The Old Fool: Lessons from King Lear

I recently wrote about the relationship between Shakespeare’s King Lear and his daughters. The behavior of Lear and his two eldest daughters demonstrate how family members shouldn’t treat one another. There’s much more to learn from King Lear than the problems that can occur between parents and adult children, though. For example, we learn a good deal about folly and wisdom. This post is mostly about the folly Lear shows in the first two acts. A subsequent post will examine how he acquires wisdom.

Though he is elderly, Lear initially is immature. He wants his daughters to fawn over him, becomes vindictive when youngest daughter Cordelia refuses to do so, and petulantly banishes the Earl of Kent when that loyal subject begs him to reconsider. Lear is apparently unaccustomed to anyone questioning him or even telling him the truth. In the absence of any sort of honest feedback, he is a man who thinks himself much different than how he is. In other words, Lear doesn’t know himself. This is evident in an interaction with his daughter Goneril. Goneril thinks him foolish (“Old fools are babes again….” Act I, Scene 3, Line 20) but to his face calls him wise in an effort to manipulate him:

“Come, sir,
I would you would make use of that good wisdom,
Whereof I know you are fraught; and put away
These dispositions, that of late transform you
From what you rightly are.” (I:4:225-229)

Lear’s response is odd in a way, yet appropriate for what Goneril is trying to do:

“Doth any here know me? This is not Lear:
Doth Lear walk thus? speak thus? Where are his eyes?
Either his notion weakens, his discernings
Are lethargied–Ha! waking? ’tis not so.
Who is it that can tell me who I am?” (I:4:232-236)

In other words, I’ve lost track of who I am and no one seems able (or willing) to tell me. If the only information I am told about myself is false, I’ll never know myself.

After Lear has given his kingdom to daughters Goneril and Regan, they oppose his wishes and seek to impose their will on him. Lear starts to regret that he banished Cordelia, yet he won’t take responsibility for his decision. Instead, he claims his behavior stemmed from some external force that mislead him:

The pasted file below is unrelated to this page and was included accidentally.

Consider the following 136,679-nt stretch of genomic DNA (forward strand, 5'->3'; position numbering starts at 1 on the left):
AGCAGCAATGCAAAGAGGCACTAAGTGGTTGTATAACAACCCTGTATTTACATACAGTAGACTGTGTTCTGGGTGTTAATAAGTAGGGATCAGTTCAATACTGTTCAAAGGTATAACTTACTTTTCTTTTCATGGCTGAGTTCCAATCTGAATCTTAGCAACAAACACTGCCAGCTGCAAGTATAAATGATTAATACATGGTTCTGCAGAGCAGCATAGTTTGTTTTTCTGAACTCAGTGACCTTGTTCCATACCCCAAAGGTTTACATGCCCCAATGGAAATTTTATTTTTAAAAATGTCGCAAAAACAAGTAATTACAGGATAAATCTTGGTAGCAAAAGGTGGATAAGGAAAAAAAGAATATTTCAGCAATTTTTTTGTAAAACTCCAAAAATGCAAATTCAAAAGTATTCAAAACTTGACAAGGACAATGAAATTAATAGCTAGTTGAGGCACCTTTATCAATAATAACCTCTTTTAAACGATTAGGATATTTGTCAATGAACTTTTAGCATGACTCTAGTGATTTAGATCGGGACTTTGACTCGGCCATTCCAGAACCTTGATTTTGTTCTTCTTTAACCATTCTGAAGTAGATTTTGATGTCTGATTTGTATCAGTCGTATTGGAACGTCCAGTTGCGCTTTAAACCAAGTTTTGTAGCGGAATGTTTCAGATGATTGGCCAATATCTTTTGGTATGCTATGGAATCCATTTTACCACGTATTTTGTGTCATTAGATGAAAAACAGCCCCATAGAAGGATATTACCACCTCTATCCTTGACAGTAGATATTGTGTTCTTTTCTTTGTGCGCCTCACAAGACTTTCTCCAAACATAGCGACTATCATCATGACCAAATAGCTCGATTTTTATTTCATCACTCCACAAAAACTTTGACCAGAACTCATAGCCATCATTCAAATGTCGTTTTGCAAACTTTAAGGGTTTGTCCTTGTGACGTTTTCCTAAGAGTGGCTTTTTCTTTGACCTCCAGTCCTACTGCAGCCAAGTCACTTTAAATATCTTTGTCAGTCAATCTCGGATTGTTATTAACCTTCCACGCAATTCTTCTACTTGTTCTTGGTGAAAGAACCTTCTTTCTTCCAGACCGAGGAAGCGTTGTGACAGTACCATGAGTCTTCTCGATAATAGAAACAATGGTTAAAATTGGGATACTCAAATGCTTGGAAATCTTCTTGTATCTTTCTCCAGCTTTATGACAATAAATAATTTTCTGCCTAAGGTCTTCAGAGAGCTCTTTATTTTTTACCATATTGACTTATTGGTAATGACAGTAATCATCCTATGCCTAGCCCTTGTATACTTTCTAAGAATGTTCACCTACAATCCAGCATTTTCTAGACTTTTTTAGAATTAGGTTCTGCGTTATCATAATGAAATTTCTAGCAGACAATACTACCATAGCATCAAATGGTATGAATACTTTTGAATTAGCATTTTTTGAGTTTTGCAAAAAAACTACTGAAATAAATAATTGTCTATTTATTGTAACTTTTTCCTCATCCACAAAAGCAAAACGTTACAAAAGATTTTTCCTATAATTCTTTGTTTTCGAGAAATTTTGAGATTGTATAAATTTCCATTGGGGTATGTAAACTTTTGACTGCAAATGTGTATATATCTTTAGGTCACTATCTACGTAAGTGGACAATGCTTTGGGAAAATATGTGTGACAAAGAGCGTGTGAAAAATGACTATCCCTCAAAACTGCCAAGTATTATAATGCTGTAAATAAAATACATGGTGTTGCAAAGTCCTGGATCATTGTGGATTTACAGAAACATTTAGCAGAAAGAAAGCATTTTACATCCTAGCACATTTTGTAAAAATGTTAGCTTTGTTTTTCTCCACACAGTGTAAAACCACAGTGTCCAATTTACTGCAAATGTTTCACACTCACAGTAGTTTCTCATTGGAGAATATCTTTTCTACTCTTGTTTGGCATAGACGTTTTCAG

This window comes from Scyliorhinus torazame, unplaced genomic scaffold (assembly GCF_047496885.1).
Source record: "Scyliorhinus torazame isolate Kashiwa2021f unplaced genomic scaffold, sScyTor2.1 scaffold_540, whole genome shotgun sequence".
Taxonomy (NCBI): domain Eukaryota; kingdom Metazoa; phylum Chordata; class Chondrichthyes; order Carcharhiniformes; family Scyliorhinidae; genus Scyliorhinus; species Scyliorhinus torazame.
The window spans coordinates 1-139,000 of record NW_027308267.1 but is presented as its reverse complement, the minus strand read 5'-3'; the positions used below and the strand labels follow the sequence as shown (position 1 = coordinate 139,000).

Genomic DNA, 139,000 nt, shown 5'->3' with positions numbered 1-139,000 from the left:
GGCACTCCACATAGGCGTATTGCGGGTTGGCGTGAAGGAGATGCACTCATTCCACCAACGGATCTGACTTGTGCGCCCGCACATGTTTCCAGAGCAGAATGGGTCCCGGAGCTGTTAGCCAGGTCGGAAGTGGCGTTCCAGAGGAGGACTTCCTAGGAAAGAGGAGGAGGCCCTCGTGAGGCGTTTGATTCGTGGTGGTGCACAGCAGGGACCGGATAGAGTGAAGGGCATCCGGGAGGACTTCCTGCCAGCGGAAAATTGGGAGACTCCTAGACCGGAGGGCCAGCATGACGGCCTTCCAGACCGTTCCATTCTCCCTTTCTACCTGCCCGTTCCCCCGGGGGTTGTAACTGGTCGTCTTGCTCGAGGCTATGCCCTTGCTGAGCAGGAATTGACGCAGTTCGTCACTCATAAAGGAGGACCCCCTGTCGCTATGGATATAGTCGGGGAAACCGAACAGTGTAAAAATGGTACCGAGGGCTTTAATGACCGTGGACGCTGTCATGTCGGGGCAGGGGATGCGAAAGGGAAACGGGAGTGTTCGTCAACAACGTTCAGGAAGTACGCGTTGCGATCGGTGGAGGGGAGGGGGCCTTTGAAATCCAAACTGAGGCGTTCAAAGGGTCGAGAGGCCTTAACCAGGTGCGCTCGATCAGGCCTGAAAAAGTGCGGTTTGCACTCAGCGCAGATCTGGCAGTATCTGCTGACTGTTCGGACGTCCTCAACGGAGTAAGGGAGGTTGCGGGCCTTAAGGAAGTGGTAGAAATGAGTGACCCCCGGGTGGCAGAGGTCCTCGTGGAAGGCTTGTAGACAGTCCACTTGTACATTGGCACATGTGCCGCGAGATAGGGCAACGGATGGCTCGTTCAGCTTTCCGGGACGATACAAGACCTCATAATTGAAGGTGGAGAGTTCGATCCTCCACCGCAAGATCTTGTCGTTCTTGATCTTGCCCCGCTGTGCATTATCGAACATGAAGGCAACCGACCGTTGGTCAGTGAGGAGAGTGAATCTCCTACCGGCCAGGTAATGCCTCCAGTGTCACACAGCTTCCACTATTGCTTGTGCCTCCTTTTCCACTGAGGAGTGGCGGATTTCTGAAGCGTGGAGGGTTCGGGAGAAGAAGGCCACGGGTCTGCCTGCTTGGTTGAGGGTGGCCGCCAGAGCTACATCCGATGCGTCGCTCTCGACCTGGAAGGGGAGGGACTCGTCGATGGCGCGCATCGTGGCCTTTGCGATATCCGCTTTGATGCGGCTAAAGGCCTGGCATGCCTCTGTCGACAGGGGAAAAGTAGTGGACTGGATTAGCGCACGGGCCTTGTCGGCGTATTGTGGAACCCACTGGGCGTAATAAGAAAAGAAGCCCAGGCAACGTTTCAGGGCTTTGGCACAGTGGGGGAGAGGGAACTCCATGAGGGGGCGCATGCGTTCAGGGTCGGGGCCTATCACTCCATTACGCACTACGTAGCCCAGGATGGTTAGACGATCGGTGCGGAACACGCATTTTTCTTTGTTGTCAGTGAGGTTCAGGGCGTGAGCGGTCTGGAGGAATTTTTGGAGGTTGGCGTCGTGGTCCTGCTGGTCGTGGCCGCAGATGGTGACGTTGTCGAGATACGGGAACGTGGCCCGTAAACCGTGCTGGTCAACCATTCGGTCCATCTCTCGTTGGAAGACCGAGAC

O most small fault,
How ugly didst thou in Cordelia show!
That, like an engine, wrench’d my frame of nature
From the fix’d place; drew from heart all love,
And added to the gall. O Lear, Lear, Lear!
Beat at this gate, that let thy folly in [Striking his head]
And thy dear judgment out!  (I:4:273-279)

Lear views Goneril as the main source of his troubles, and curses her. His Fool sees much more clearly than him that Lear himself is responsible for what is happening:

“…for when thou gavest them the rod, and put’st down thine own breeches,
[Singing] Then they for sudden joy did weep,
And I for sorrow sung,
That such a king should play bo-peep,
And go the fools among.” (I:4:177-182)

Lear listens, but doesn’t learn. He goes to Regan, the other daughter who received a portion of his kingdom, but gets no better treatment from her. Lear eventually suspects that he lacks some quality he needs to deal with his daughters’ insurrection, but initially (and incorrectly) thinks that what he needs is determination fueled by anger:

“You heavens, give me that patience, patience I need!
You see me here, you gods, a poor old man,
As full of grief as age; wretched in both!
If it be you that stir these daughters’ hearts
Against their father, fool me not so much
To bear it tamely; touch me with noble anger,
And let not women’s weapons, water-drops,
Stain my man’s cheeks!” (II:4:270-277)

So Lear’s folly is that he doesn’t know himself, takes no responsibility for his faults, blames his hardships on others, and thinks angry confrontations will make life better. I’ve known some older adults who have pretty much the same set of characteristics. Usually, they are embroiled in tumultuous relationships and are themselves miserable. Is there any hope that such hardened personality dispositions will ever change?

Shakespeare must think so. At the end of Act II, Lear leaves in a rage, out to the heath, where a storm is brewing. He will come though the storm much wiser than he goes in. What happens to make him a different person? That will be a topic of another post.

"King Lear and the Fool in the Storm," by William Dyce

“King Lear and the Fool in the Storm,” by William Dyce

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About bobritzema

I am a fourth-generation American of Dutch ancestry and am trained as a clinical psychologist. In 2012, I retired from Methodist University in North Carolina to return to my parents' home and provide them with assistance. I maintain part-time therapy practices in Grand Rapids, Michigan, and Fayetteville, North Carolina. I currently worship at Square Inch Community Church in Grand Rapids. I can be reached at bobritzema@hotmail.com.
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2 Responses to The Old Fool: Lessons from King Lear

  1. Oh dear we have many King Lears today

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